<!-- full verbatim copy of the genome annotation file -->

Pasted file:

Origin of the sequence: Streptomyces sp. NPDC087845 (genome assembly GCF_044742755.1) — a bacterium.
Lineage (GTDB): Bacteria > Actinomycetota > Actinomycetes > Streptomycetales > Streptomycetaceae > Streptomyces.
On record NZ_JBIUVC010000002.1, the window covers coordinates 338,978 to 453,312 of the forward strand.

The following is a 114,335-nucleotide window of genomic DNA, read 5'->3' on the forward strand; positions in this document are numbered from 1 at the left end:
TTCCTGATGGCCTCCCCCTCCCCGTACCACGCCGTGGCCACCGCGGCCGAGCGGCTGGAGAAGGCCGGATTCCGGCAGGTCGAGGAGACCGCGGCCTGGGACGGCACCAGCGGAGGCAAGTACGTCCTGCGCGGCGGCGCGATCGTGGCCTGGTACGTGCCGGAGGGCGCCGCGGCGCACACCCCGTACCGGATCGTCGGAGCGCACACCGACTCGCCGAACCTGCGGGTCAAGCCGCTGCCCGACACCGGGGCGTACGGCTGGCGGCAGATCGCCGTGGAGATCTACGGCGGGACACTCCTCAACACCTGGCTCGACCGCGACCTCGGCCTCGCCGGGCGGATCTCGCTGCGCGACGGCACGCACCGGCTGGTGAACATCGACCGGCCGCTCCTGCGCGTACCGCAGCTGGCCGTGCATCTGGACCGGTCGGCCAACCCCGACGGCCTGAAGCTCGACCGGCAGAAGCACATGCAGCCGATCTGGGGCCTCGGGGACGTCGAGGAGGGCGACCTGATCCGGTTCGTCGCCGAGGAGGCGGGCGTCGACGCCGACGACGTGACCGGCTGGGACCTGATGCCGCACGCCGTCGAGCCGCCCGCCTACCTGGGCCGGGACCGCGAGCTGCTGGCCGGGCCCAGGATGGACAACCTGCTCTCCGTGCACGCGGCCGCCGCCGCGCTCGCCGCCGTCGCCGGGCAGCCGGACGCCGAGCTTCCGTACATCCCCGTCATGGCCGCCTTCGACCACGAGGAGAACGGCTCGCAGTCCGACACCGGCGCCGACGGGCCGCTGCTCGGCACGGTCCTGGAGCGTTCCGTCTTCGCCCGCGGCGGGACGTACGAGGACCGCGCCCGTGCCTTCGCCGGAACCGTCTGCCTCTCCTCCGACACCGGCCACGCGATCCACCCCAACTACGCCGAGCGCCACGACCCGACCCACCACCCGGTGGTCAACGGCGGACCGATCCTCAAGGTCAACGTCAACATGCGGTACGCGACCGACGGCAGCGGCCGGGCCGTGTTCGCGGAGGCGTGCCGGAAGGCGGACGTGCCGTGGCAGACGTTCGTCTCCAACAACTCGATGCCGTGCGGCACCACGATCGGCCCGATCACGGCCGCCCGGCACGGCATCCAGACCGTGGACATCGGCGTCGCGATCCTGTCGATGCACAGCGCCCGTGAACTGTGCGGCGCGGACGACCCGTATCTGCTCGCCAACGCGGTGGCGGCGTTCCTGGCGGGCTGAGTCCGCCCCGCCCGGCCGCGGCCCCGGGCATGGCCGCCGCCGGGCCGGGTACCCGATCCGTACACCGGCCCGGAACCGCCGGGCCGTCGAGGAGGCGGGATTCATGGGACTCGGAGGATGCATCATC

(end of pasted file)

Origin of the sequence: Streptomyces sp. NPDC087845 (genome assembly GCF_044742755.1) — a bacterium.
Lineage (GTDB): Bacteria > Actinomycetota > Actinomycetes > Streptomycetales > Streptomycetaceae > Streptomyces.
On record NZ_JBIUVC010000002.1, the window covers coordinates 338,978 to 453,312 of the forward strand.

The following is a 114,335-nucleotide window of genomic DNA, read 5'->3' on the forward strand; positions in this document are numbered from 1 at the left end:
TTCCTGATGGCCTCCCCCTCCCCGTACCACGCCGTGGCCACCGCGGCCGAGCGGCTGGAGAAGGCCGGATTCCGGCAGGTCGAGGAGACCGCGGCCTGGGACGGCACCAGCGGAGGCAAGTACGTCCTGCGCGGCGGCGCGATCGTGGCCTGGTACGTGCCGGAGGGCGCCGCGGCGCACACCCCGTACCGGATCGTCGGAGCGCACACCGACTCGCCGAACCTGCGGGTCAAGCCGCTGCCCGACACCGGGGCGTACGGCTGGCGGCAGATCGCCGTGGAGATCTACGGCGGGACACTCCTCAACACCTGGCTCGACCGCGACCTCGGCCTCGCCGGGCGGATCTCGCTGCGCGACGGCACGCACCGGCTGGTGAACATCGACCGGCCGCTCCTGCGCGTACCGCAGCTGGCCGTGCATCTGGACCGGTCGGCCAACCCCGACGGCCTGAAGCTCGACCGGCAGAAGCACATGCAGCCGATCTGGGGCCTCGGGGACGTCGAGGAGGGCGACCTGATCCGGTTCGTCGCCGAGGAGGCGGGCGTCGACGCCGACGACGTGACCGGCTGGGACCTGATGCCGCACGCCGTCGAGCCGCCCGCCTACCTGGGCCGGGACCGCGAGCTGCTGGCCGGGCCCAGGATGGACAACCTGCTCTCCGTGCACGCGGCCGCCGCCGCGCTCGCCGCCGTCGCCGGGCAGCCGGACGCCGAGCTTCCGTACATCCCCGTCATGGCCGCCTTCGACCACGAGGAGAACGGCTCGCAGTCCGACACCGGCGCCGACGGGCCGCTGCTCGGCACGGTCCTGGAGCGTTCCGTCTTCGCCCGCGGCGGGACGTACGAGGACCGCGCCCGTGCCTTCGCCGGAACCGTCTGCCTCTCCTCCGACACCGGCCACGCGATCCACCCCAACTACGCCGAGCGCCACGACCCGACCCACCACCCGGTGGTCAACGGCGGACCGATCCTCAAGGTCAACGTCAACATGCGGTACGCGACCGACGGCAGCGGCCGGGCCGTGTTCGCGGAGGCGTGCCGGAAGGCGGACGTGCCGTGGCAGACGTTCGTCTCCAACAACTCGATGCCGTGCGGCACCACGATCGGCCCGATCACGGCCGCCCGGCACGGCATCCAGACCGTGGACATCGGCGTCGCGATCCTGTCGATGCACAGCGCCCGTGAACTGTGCGGCGCGGACGACCCGTATCTGCTCGCCAACGCGGTGGCGGCGTTCCTGGCGGGCTGAGTCCGCCCCGCCCGGCCGCGGCCCCGGGCATGGCCGCCGCCGGGCCGGGTACCCGATCCGTACACCGGCCCGGAACCGCCGGGCCGTCGAGGAGGCGGGATTCATGGGACTCGGAGGATGCATCATC